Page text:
A third of the country’s Chief Financial Officers (CFOs) are more optimistic compared to last quarter, according to the latest Deloitte Quarterly CFO Survey.

Falling interest rates, strong growth statistics out of China and the increased price of iron ore has driven the optimism of 73 ASX300 CFO’s who took part in the survey.

Deloitte’s Chief Operating Officer, Keith Skinner, “It seems most ASX300 CFOs have right sized their businesses, cleaned up their balance sheets and are adjusting to the new norm of a stronger Australian dollar (A$).”

“A solid 70% of CFOs expect to see positive revenue growth in the coming year and 63% expect an increase in cash-flow over the same period. These two key indicators have been steadily increasing over the past two quarters.”

Key findings of the survey include:

  • China - As Chinese economic growth starts to strengthen the percentage of CFOs who said their optimism was impacted by a Chinese slow down fell from 73% to 53% this quarter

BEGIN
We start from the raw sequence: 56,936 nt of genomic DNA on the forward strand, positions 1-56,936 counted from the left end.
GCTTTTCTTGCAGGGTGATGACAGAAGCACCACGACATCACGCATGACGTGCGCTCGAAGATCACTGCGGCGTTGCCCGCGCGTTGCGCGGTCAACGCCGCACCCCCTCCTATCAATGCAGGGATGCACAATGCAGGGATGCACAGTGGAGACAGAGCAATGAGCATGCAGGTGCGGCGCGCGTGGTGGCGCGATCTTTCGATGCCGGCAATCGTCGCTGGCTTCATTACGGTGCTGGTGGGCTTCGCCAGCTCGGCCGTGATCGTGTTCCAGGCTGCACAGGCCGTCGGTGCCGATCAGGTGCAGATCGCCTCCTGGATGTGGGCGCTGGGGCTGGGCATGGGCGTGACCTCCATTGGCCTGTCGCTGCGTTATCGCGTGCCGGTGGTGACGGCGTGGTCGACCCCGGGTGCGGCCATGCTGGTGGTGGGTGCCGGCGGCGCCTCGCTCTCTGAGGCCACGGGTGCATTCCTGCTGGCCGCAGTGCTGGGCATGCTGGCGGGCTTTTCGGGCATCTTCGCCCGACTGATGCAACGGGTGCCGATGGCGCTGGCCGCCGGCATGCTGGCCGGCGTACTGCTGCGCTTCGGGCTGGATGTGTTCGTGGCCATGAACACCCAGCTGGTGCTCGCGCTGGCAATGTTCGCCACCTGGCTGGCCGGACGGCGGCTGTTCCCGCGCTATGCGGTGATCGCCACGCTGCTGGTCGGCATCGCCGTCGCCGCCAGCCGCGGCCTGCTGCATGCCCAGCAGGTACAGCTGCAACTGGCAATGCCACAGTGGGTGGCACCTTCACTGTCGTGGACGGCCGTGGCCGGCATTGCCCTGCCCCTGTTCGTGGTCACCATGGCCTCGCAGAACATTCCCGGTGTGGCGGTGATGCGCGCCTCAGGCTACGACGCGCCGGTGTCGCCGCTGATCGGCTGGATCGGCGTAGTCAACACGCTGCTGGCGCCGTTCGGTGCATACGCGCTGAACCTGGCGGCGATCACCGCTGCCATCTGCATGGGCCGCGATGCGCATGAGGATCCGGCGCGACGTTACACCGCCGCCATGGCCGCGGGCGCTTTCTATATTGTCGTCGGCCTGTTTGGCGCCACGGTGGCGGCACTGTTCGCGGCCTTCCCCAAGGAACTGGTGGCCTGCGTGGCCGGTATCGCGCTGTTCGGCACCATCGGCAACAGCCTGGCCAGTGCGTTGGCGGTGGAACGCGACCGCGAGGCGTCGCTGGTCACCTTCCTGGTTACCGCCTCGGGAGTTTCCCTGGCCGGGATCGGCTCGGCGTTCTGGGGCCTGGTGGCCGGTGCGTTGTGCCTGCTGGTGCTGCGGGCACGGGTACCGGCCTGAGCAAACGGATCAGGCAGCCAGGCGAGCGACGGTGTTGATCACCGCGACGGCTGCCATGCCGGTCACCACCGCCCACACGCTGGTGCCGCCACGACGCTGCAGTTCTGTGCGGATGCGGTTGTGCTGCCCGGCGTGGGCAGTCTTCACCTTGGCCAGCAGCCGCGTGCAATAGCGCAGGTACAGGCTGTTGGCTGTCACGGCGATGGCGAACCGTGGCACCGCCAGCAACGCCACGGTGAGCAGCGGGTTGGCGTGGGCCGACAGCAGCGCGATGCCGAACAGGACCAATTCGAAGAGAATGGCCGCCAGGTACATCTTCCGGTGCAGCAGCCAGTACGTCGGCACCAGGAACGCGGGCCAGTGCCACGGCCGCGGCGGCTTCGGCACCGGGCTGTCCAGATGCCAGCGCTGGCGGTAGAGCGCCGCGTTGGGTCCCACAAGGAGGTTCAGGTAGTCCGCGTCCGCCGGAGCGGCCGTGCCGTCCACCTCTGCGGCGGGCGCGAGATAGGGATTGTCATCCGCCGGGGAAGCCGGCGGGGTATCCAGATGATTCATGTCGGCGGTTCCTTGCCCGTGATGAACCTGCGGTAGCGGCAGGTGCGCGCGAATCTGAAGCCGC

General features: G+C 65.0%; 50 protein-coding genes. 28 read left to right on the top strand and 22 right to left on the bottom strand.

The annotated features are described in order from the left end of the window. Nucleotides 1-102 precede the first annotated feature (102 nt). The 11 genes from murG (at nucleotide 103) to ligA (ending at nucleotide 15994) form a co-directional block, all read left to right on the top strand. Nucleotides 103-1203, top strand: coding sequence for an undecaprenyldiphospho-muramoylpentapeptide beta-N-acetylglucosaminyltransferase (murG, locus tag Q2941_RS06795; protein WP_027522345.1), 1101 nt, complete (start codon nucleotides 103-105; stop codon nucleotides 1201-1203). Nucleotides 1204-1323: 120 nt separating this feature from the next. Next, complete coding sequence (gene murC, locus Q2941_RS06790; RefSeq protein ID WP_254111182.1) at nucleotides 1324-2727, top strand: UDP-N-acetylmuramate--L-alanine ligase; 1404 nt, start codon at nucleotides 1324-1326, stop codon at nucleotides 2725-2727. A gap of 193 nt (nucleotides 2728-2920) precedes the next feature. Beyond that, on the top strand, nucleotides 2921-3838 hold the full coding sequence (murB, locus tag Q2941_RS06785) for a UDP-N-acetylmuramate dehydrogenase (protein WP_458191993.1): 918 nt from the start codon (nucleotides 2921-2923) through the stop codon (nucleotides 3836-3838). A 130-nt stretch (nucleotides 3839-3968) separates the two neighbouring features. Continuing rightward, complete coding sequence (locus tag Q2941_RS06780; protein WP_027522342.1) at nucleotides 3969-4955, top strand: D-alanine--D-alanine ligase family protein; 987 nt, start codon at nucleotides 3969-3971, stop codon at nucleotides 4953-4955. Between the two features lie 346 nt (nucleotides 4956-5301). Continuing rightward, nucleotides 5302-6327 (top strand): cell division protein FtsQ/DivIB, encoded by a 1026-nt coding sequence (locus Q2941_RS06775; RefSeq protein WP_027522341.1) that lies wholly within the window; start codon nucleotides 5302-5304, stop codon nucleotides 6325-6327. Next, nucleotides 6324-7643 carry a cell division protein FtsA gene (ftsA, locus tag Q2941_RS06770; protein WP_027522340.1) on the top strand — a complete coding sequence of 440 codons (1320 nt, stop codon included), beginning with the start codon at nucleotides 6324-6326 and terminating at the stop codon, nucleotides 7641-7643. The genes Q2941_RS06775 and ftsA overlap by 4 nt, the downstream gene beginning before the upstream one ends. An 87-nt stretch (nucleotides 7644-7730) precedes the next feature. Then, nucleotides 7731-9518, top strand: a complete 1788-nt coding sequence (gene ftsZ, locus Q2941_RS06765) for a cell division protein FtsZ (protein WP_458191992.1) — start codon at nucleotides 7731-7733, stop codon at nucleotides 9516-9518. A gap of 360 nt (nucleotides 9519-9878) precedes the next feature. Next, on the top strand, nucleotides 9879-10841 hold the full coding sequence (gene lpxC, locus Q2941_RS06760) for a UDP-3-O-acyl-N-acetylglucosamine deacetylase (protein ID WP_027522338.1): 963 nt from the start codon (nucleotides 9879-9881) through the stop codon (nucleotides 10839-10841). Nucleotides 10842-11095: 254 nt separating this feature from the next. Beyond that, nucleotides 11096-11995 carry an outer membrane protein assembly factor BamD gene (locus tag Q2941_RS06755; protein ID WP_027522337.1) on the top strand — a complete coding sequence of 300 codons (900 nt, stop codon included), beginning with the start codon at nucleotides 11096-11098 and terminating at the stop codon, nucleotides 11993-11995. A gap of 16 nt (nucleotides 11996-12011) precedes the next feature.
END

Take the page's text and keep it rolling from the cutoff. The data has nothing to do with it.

• A$ - The continued high value of the Australian dollar negatively impacted the confidence of 62% up from 45% last quarter
  • Interest rates - 56% of CFOs felt the positive effects of further reductions to interest rates on their optimism levels
  • Revenue – Six months ago half (51%) of CFOs expected positive revenue growth, this quarter there are 70% who believe their businesses revenue is going to improve
  • Cash flow - Operating cash flow was also expected to improve for 63% of respondents (56% in Q3, 29% in Q2) as CFOs continue to squeeze out incremental growth
  • Growth - Organic expansion (70%) and investing in new products, services and markets (56%) were the most popular growth strategies
  • Credit - Cost of credit continued to fall, the result of falling interest rates, to the lowest level since the survey began in 2009, with 23% describing credit as cheap or very cheap. The availability of credit has jumped with 60% reporting it as somewhat or very available and only 15% finding it hard to get
  • Recruitment – Approximately 30% of CFOs expected headcount to increase, offset however by a similar percentage who expect headcount to decrease